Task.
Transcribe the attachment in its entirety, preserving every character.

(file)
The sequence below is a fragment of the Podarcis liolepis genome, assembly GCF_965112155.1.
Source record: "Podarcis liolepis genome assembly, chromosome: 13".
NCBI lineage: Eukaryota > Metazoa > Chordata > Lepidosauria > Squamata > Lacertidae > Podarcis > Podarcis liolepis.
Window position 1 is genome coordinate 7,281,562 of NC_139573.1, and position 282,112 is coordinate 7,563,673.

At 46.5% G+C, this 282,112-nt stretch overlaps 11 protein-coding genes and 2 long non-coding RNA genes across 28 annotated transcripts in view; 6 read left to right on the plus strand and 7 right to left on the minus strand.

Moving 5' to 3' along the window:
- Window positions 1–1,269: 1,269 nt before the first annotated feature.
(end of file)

The sequence below is a fragment of the Podarcis liolepis genome, assembly GCF_965112155.1.
Source record: "Podarcis liolepis genome assembly, chromosome: 13".
NCBI lineage: Eukaryota > Metazoa > Chordata > Lepidosauria > Squamata > Lacertidae > Podarcis > Podarcis liolepis.
Window position 1 is genome coordinate 7,281,562 of NC_139573.1, and position 282,112 is coordinate 7,563,673.

At 46.5% G+C, this 282,112-nt stretch overlaps 11 protein-coding genes and 2 long non-coding RNA genes across 28 annotated transcripts in view; 6 read left to right on the plus strand and 7 right to left on the minus strand.

Moving 5' to 3' along the window:
- Window positions 1–1,269: 1,269 nt before the first annotated feature.